ImmunoGen, Inc. (Nasdaq: IMGN), a biotechnology company that develops novel anticancer therapeutics using its antibody-drug conjugate (ADC) technology, announced the results from Roche’s TH3RESA Phase III trial being presented today at the European Cancer Congress (ECC) in Amsterdam (abstract #LBA15). The findings were accepted as late-breaking data and also included in the Congress’s official press program.
The TH3RESA study assessed Kadcyla (ado-trastuzumab emtansine) for the treatment of advanced HER2-positive breast cancer that had progressed despite prior treatment with at least two HER2-targeted medicines. At a minimum, patients must have received Herceptin® (trastuzumab), Tykerb® (lapatinib), and a taxane. The trial included approximately 600 patients who were randomized, on a two-to-one basis, to receive either Kadcyla or a treatment of their physician’s choice. Eighty percent of the patients treated with physician’s choice received a regimen containing Herceptin plus a second agent.
Kadcyla was found to significantly extend duration of progression-free survival (PFS) compared to treatment with physician’s choice (median 6.2 months vs. 3.3 months, respectively) and reduced the risk of disease progression or death by 47 percent (HR=0.528; p<0.0001). In the planned interim analysis, overall survival (OS) favored Kadcyla, but the data are not yet mature. PFS and OS are co-primary endpoints of the trial. No new safety signals were observed with Kadcyla.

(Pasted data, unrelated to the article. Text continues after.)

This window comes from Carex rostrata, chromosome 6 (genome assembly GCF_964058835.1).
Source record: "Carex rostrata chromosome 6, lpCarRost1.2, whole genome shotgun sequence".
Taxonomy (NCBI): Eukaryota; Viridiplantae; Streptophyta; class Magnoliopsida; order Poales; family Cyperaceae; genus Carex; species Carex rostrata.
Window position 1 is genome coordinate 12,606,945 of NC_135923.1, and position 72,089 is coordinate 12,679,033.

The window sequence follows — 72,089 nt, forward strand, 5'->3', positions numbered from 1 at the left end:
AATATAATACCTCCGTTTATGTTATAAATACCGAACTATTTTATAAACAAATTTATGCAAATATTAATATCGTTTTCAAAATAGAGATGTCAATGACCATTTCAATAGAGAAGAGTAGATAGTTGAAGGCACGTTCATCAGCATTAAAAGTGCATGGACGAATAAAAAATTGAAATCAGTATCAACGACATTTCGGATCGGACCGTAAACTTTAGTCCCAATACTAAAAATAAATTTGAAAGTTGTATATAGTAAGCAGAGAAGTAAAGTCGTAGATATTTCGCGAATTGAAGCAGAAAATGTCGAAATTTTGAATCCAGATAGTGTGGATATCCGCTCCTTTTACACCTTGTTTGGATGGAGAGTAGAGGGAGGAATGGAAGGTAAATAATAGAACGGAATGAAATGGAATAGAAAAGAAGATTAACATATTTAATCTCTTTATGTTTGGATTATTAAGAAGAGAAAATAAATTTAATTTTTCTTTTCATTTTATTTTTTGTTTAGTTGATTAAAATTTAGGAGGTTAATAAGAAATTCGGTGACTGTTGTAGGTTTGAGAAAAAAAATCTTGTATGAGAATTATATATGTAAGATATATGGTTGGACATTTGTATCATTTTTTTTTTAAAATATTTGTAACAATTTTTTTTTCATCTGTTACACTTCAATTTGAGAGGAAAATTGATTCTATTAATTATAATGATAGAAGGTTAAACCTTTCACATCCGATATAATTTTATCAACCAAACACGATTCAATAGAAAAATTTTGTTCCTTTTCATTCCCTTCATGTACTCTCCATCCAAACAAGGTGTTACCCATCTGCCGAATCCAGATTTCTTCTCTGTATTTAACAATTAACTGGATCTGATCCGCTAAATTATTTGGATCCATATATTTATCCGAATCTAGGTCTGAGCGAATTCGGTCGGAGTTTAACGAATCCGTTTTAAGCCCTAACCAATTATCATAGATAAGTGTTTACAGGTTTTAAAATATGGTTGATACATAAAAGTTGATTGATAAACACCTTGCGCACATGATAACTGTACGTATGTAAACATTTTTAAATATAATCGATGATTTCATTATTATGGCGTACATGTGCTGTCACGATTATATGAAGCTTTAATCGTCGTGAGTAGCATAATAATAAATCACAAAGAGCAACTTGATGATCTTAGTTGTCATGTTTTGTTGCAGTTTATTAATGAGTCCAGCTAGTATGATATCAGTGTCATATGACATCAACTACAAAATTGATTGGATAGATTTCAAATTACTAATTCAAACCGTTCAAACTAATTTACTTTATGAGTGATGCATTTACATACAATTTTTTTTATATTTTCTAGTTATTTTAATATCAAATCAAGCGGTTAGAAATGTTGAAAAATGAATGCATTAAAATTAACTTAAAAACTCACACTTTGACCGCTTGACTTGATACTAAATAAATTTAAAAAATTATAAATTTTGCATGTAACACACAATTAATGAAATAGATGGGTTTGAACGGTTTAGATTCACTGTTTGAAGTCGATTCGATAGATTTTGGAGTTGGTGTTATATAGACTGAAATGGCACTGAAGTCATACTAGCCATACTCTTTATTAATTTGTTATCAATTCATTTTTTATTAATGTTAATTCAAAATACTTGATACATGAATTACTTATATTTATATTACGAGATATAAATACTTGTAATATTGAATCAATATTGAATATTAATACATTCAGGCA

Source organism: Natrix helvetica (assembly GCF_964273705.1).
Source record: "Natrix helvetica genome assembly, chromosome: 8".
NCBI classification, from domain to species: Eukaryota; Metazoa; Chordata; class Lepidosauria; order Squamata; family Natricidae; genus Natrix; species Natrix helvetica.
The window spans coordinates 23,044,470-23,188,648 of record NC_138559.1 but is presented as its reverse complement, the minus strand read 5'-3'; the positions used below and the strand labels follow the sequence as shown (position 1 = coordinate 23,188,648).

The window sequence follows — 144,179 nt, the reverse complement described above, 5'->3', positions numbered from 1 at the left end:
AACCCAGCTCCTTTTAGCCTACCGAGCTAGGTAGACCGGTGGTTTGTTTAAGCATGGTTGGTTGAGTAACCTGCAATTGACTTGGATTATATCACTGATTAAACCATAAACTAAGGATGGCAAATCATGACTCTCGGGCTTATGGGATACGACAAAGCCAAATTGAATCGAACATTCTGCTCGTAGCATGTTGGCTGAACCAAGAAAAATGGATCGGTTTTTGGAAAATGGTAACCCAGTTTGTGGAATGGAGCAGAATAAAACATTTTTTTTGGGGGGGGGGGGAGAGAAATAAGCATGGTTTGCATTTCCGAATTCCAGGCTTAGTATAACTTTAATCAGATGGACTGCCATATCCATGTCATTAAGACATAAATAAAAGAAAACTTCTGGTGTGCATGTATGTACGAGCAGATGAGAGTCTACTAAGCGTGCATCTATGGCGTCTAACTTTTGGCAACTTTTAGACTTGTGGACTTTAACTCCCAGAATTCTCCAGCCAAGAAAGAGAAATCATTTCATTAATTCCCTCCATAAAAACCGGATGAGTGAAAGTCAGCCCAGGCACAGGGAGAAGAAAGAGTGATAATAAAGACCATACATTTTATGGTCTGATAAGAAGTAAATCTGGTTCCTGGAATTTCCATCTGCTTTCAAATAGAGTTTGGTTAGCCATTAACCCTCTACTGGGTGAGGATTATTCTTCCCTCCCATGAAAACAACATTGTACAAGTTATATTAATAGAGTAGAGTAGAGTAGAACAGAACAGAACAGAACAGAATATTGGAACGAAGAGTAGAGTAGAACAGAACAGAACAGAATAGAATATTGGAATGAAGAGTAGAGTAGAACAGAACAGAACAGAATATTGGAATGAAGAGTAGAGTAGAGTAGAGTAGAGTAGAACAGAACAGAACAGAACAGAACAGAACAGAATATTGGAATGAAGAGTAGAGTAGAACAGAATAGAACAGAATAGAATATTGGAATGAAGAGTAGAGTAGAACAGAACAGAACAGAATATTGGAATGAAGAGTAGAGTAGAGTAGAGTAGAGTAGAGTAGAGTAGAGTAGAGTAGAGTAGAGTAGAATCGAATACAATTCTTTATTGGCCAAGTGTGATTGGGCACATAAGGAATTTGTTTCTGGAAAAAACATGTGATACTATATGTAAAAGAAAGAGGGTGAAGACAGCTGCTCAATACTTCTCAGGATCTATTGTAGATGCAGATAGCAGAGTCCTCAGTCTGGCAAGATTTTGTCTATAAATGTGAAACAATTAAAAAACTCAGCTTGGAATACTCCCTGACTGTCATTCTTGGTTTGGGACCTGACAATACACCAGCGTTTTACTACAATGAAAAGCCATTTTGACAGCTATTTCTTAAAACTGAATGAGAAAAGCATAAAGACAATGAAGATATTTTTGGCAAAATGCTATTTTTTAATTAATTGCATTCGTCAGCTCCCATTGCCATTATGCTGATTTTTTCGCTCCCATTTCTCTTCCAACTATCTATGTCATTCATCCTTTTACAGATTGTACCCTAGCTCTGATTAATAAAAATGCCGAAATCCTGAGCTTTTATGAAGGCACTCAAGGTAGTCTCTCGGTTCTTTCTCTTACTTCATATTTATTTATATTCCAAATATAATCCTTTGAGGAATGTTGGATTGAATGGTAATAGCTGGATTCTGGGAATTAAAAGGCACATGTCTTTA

Based on the earlier EMILIA Phase III trial, Kadcyla is approved for marketing in several countries, including the US, Japan, Switzerland, Canada, and Australia, with additional approvals expected. EMILIA assessed Kadcyla for the treatment of patients with HER2-positive metastatic breast cancer who had received prior treatment with Herceptin and a taxane chemotherapy. To be eligible for inclusion in the TH3RESA trial, patients would also need to have previously received treatment with Tykerb.“The TH3RESA trial provides further support of improved progression-free survival with Kadcyla in patients with advanced HER2-positive breast cancer,” commented Dan Junius, President and CEO. “We are delighted that our technology is helping make such an important difference to patients.”